Why would we want to request a further interview? Well, in many cases I deal with my client had previously been advised by the duty solicitor to answer ‘no comment’ to all questions. This may have been the wrong advice. You may recall from your first police interview that you were given a warning by the police: “You do not have to say anything but it may harm your defence if you fail to mention something when questioned that you later rely on in evidence….”. The danger is that if you later raise a defence that was not previously explained by you to the police or CPS the court may draw an adverse inference - meaning the judge will point out to the jury that you have only just put this defence forward, and they may want to consider whether this is made up! This makes you look guilty!

    Even where a ‘no comment’ interview was the best option for you at your first interview, as we learn more about the allegations and discuss defence options with you, it may become important to then explain your defence to the police. An interview is one way to do this. Another way is for us to provide your defence position in writing to the police. We can also explain your position by making representations direct to the CPS before the CPS makes a charging decision.

    Following your first interview it is at that stage that your solicitor should be spending considerable time with you to closely examine the allegations and your version of events. At this stage I would also obtain from a client all their background information - about their life, career, health, wellbeing, character, family, etc. This is important as it helps me consider all defence options for if a client is charged. However, this information is important for when we make representations to the CPS prior to a charging decision - to try and avoid a client being charged.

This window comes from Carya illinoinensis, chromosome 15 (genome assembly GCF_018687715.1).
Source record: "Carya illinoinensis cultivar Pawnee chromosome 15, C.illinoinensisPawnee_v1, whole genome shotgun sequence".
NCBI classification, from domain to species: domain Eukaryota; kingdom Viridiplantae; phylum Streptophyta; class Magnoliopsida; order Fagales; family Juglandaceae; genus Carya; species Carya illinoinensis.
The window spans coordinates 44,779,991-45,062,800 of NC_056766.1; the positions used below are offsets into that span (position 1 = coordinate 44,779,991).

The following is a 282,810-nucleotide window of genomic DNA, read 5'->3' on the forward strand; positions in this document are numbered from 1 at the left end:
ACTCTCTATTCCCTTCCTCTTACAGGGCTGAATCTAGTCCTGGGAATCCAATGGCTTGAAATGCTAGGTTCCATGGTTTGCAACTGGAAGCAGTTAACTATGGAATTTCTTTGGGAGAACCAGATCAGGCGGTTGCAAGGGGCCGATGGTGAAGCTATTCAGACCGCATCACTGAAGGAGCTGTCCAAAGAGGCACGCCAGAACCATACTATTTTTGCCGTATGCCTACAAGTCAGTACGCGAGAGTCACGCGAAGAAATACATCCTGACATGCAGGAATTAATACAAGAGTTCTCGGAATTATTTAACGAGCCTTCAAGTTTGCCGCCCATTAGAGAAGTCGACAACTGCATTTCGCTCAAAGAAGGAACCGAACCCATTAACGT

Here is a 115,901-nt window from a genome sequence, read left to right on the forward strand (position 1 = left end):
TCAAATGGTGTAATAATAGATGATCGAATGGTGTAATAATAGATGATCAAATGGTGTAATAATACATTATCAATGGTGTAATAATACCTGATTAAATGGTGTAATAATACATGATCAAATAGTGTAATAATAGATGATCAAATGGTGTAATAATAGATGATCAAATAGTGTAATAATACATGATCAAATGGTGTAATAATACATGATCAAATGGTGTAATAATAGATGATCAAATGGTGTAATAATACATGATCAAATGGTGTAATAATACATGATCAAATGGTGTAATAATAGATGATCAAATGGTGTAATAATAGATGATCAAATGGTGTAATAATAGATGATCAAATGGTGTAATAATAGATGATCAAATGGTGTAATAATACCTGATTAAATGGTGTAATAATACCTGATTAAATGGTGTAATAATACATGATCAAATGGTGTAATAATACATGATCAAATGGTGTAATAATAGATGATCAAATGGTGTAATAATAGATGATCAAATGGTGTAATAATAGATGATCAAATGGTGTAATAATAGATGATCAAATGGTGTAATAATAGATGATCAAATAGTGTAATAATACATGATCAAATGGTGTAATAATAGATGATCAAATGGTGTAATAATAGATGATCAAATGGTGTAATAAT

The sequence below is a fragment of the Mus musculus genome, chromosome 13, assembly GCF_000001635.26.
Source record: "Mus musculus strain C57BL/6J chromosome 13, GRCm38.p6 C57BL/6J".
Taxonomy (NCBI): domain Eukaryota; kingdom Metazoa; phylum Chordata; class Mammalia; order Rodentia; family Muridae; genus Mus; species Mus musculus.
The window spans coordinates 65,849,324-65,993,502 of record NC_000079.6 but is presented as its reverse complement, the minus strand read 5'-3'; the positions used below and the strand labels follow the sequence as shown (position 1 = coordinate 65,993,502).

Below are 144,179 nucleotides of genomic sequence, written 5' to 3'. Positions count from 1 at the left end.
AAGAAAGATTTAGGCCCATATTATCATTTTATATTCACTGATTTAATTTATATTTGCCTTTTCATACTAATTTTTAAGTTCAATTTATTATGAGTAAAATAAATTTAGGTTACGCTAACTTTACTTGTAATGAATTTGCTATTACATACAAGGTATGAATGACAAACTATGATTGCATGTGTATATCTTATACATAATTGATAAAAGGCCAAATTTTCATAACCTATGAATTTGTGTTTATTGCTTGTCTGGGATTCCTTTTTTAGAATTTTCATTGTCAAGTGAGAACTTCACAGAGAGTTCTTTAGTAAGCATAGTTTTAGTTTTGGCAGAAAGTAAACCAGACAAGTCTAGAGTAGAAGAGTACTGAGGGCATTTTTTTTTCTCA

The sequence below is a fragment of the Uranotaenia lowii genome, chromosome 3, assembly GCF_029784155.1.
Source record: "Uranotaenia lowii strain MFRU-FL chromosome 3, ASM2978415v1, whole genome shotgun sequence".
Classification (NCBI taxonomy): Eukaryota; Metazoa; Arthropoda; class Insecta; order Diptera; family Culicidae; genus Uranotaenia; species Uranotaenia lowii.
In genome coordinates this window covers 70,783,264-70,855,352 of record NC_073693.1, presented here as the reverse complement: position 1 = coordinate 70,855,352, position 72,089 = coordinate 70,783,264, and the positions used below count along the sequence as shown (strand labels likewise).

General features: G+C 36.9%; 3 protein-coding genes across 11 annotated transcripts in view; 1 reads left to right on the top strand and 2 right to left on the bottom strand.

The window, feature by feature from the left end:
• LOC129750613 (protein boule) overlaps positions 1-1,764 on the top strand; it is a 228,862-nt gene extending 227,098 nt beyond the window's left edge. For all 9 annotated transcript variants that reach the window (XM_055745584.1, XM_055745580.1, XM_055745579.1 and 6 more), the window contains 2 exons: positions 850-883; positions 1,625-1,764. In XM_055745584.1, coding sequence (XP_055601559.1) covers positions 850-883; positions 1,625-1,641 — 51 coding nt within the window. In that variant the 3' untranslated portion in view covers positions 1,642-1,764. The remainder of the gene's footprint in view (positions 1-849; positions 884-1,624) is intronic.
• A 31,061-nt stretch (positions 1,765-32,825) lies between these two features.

A large amount of time may also be spent in obtaining background information about the complainant. In my experience, people who make false allegations are complex individuals, often with mental health issues. Numerous research papers have been written detailing reasons why people make false allegations. However, such people often give away pieces of information that, if obtained by your defence solicitor, can totally discredit the complainant. If found early enough we can use this information to stop a prosecution - meaning you are never charged.

    I could probably write a book detailing all the cases I have been involved with where we have uncovered lies told by the complainants which have led to prosecutions failing. Today, many people’s lives revolve around social media, texts, group chats, etc. I have dealt with cases where we have found background information about a complainant (especially on social media) that completely discredits them. Often the information we uncovered was not known by the police and CPS. After all, a complainant willing to make false allegations is hardly likely to tell the police why they are lying or what other lies they have told in the past.

  3. Submitting their file